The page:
Juan Rodriguez: Aspiring political kingmaker

Juan Rodriguez
Juan Rodriguez, photographed at the Los Angeles Times in El Segundo on Sept. 7.

“One of the things that I'm pretty active in trying to do is making sure that I'm not the only person in these rooms that looks like me,” Juan Rodriguez said during an interview with The Times.

Born in Burbank and raised in North Hollywood as the son of immigrants from El Salvador, the Democratic political consultant and partner at Bearstar Strategies said that as a kid he accompanied his mother to the Beverly Hills and Studio City homes she cleaned as a housekeeper. Years later, his first invitations to political fundraisers came from the people for whom she had worked.

A 2005 meeting with Antonio Villaraigosa at one of those events reinforced his interest in politics. The former Los Angeles mayor asked him who he was there with. Rodriguez said his mother was working in the kitchen and that prompted Villaraigosa to introduce himself to her.

"Having my mother feel seen is something I hold very dear to my heart," Rodriguez said. "I was always so intrigued by how power was always next door to the people who didn't have it. It made me believe at the time that politics could be the great equalizer."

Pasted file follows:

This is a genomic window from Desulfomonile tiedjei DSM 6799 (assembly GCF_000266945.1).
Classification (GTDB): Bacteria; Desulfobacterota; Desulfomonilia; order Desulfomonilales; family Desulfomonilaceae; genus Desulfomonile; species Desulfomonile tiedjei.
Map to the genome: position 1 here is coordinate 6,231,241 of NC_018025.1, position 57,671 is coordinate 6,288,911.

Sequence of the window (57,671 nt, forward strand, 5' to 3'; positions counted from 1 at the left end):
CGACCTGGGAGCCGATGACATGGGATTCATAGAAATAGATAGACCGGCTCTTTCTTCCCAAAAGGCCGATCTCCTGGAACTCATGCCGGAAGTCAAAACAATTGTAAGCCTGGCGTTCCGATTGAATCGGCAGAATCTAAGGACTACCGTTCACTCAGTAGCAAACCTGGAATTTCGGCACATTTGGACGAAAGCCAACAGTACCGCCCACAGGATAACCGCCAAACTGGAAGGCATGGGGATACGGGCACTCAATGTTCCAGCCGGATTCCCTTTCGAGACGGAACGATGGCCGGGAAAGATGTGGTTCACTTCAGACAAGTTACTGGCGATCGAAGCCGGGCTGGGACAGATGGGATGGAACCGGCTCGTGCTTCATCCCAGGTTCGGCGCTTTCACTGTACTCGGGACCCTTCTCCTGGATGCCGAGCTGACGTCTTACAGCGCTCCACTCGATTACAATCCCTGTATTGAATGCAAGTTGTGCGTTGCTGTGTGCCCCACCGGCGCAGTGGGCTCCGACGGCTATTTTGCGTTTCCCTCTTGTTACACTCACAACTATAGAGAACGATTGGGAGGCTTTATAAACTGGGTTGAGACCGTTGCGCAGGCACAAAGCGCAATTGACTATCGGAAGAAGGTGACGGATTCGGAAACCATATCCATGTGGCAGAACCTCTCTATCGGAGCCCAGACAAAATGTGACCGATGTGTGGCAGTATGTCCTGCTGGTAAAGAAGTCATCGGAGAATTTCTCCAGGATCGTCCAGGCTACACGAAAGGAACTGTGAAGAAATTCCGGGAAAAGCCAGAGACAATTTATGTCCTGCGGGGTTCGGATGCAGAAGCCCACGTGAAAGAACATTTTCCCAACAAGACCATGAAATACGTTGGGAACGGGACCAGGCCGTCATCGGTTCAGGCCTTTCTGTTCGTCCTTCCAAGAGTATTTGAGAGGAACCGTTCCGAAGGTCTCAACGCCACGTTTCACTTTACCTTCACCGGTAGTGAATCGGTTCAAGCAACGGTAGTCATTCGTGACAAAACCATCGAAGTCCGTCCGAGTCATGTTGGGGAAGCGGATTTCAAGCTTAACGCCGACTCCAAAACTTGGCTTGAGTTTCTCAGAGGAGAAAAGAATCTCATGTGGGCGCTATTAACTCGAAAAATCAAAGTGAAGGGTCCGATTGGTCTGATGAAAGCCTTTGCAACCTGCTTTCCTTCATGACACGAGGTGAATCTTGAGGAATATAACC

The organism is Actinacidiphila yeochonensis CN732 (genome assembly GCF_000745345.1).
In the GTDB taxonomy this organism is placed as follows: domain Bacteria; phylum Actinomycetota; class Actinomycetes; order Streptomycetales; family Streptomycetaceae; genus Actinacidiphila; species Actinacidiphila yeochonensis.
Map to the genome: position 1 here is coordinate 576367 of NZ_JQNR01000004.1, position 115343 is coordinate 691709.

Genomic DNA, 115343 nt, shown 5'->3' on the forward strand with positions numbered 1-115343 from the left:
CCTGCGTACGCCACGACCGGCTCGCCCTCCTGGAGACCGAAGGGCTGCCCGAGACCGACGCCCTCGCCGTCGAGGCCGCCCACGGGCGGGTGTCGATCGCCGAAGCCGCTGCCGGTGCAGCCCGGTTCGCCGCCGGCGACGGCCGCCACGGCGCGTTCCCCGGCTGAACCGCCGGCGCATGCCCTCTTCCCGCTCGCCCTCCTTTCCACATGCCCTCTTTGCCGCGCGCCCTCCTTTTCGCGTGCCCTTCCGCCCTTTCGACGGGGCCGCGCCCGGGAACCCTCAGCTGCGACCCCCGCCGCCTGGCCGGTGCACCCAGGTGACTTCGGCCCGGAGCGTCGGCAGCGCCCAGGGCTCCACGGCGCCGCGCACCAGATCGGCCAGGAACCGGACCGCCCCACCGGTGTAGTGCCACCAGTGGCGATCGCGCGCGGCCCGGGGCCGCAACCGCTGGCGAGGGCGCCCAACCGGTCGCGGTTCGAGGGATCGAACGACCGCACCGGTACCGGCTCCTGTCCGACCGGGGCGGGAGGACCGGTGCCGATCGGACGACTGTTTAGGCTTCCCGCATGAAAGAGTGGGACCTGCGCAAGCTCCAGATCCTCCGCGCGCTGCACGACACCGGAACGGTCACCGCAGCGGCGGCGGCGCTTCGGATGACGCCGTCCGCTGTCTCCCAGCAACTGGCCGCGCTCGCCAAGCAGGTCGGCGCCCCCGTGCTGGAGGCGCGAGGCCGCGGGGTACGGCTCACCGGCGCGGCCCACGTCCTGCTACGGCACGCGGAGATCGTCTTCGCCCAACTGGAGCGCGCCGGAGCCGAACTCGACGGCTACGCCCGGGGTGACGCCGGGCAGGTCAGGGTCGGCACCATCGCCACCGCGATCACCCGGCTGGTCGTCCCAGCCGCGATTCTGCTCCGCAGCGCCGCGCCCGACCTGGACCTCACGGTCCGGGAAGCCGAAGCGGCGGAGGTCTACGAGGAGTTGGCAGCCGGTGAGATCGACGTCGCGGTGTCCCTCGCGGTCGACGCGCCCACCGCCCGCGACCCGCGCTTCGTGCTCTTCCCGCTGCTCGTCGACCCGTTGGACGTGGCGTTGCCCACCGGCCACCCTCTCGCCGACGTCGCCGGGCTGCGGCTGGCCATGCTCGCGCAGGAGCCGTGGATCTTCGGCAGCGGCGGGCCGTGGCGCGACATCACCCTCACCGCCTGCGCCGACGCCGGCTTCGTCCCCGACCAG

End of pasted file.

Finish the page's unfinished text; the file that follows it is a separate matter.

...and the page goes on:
Villaraigosa hired Rodriguez as an intern a few years later, launching a meteoric rise that has included stints as director of state relations for the city of Los Angeles and as a top aide to then-California Atty. Gen. Kamala Harris. Harris later tapped Rodriguez to lead her successful 2016 Senate campaign and then her brief 2020 presidential bid, a failed endeavor for which the politician and her advisors were criticized.

Juan Rodriguez
Juan Rodriguez

Bearstar's founders, Ace Smith and Sean Clegg, saw the millennial strategist as the vanguard of a new generation of California political kingmakers when they hired him in 2017 to open a Los Angeles office for the campaign strategy firm. In addition to Harris, his roster of Bearstar clients has included U.S. Sen. Alex Padilla and, most notably, Gov. Gavin Newsom. In 2021, Rodriguez successfully led the campaign against the governor's recall, for which he was named Democratic campaign manager of the year by the American Assn. of Political Consultants.

His work for Newsom is not over. On a Monday afternoon in late October, Rodriguez, 39, said he couldn't talk at the moment because he was tied up in a meeting with Jane Fonda and Julia Louis-Dreyfus. The actors were among a slate of high-profile supporters Rodriguez was courting to join environmental justice groups in their campaign to thwart the oil industry’s efforts to reverse a 2022 California law that created mandatory buffer zones around new wells.

Newsom championed the law. Rodriguez is leading the multimillion-dollar 2024 ballot fight to keep it in place.

"There is kind of a worldview in terms of vision and what we believe in and what we don't," Rodriguez said, "so we often find ourselves fighting the fight on both fronts."

This story originally appeared in Los Angeles Times.